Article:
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KMJ : Kosin Medical Journal



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New approach to learning medical procedures using a smartphone and the Moodle platform to facilitate assessments and written feedback
Sang-Shin Lee, Haeyoung Lee, Hyunyong Hwang
Kosin Med J. 2022;37(1):75-82.   Published online March 25, 2022
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Abstract PDFPubReader   ePub   CrossRef-TDMCrossref - TDM
To overcome communication obstacles between medical students and trainers, we designed serial learning activities utilizing a smartphone and web-based instruction (WBI) on the Moodle platform to provide clear and retrievable trainer feedback to students on an objective structured clinical examination (OSCE) item.
We evaluated students’ learning achievement and satisfaction with the new learning tool. A total of 80 fourth-year medical students participated. They installed the Moodle app (the WBI platform) on their smartphones and practiced an endotracheal suction procedure on a medical simulation mannequin while being evaluated by a trainer regarding competence in clinical skills on the smartphone app. Students’ competency was evaluated by comparing the scores between the formative assessment and the summative assessment. The degree of satisfaction and usefulness for the smartphone and WBI system were analyzed.
The means (standard deviations, SDs) of the formative and summative assessments were 8.80 (2.53) and 14.24 (1.97) out of a total of 17 points, respectively, reflecting a statistically significant difference (P<0.05). The degree of satisfaction and perceived usefulness of the smartphone app and WBI system were excellent, with means (SDs) of 4.60 (0.58), and 4.60 (0.65), respectively.
We believe that the learning process using a smartphone and the Moodle platform offers good guidance for OSCE skill development because trainers’ written feedback is recorded online and is retrievable at all times, enabling students to build and maintain competency through frequent feedback review.


Citations to this article as recorded by  
  • Faculty development: the need to ensure educational excellence and health care quality
    Hyekyung Shin, Min-Jeong Kim
    Kosin Medical Journal.2023; 38(1): 4.     CrossRef
  • How does quiz activity affect summative assessment outcomes? An analysis of three consecutive years’ data on self-directed learning
    Chi Eun Oh, Hyunyong Hwang
    Kosin Medical Journal.2022; 37(3): 228.     CrossRef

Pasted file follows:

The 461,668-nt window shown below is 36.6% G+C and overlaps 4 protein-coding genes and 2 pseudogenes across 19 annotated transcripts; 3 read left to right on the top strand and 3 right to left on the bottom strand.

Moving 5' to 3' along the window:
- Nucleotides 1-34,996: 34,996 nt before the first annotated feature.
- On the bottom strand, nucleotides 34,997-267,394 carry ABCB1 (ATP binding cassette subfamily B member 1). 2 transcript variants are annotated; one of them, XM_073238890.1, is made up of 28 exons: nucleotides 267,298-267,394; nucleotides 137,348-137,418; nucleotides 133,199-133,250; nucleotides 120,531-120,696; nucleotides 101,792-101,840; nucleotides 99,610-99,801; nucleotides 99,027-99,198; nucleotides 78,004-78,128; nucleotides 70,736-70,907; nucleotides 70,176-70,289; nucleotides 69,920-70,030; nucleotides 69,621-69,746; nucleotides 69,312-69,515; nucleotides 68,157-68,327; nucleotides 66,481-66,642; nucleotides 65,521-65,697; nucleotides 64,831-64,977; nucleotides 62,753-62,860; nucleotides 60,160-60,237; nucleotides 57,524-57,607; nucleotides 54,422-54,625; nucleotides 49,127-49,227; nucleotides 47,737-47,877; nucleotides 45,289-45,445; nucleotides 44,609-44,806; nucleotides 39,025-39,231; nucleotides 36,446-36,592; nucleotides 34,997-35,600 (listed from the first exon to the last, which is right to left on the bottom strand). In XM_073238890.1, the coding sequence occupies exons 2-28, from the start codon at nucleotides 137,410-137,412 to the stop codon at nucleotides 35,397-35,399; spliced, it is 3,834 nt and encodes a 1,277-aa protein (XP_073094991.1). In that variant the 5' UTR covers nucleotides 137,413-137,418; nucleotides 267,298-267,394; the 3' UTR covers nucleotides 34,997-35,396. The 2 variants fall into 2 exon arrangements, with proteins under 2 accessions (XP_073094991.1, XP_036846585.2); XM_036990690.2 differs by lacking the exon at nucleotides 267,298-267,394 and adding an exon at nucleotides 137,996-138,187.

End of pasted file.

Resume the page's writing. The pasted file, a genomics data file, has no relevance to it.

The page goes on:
Comparative study between an intensive small group teaching and a 1-year clinical practice on OSCE
Sinjae Kim, Minhwan Park, Ji-Hyun Seo, Hyang-Ok Woo, Hee-Shang Youn, Jung Je Park, Sea-Yuoug Jeon, Jung Seok Hwa, Patricia Mullan, Larry D. Gruppen
Kosin Med J. 2018;33(2):181-190.   Published online December 31, 2018
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Abstract PDFPubReader   ePub   CrossRef-TDMCrossref - TDM

Our school introduced a new curriculum based on faculty-directed, intensive, small-group teaching of clinical skills in the third-year medical students. To examine its effects, we compared the mean scores on an OSCE between the third- and fourth-year medical students.


Third- and fourth-year students did rotations at the same five OSCE stations. They then completed a brief self-reporting questionnaire survey to examine the degree of satisfaction with new curriculum in the third-year students and clinical practice in the fourth-year students, as well as their perception of confidence and preparedness. We analyzed the OSCE data obtained from 158 students, 133 of whom also completed the questionnaire.


Mean OSCE scores on the breast examination and wet smear stations were significantly higher in the third-year group (P < 0.001). But mean OSCE scores of motor-sensory examination and lumbar puncture were significantly higher in the fourth-year group (P < 0.05). The mean OSCE scores had no significant correlation with satisfaction. In addition, the self-ratings of confidence had a high degree of correlation with satisfaction with new curriculum (r = 0.673) and clinical practice (r = 0.692). Furthermore, there was a moderate degree of correlation between satisfaction and preparedness in both groups (r = 0.403 and 0.449).


There is no significant difference in the effect on the degree of clinical performance and confidence between an intensive-small group teaching and a 1-year clinical practice. If combined, intensive small group teaching and clinical practice would be useful to improve the degree of ability and confidence in medical students.

KMJ : Kosin Medical Journal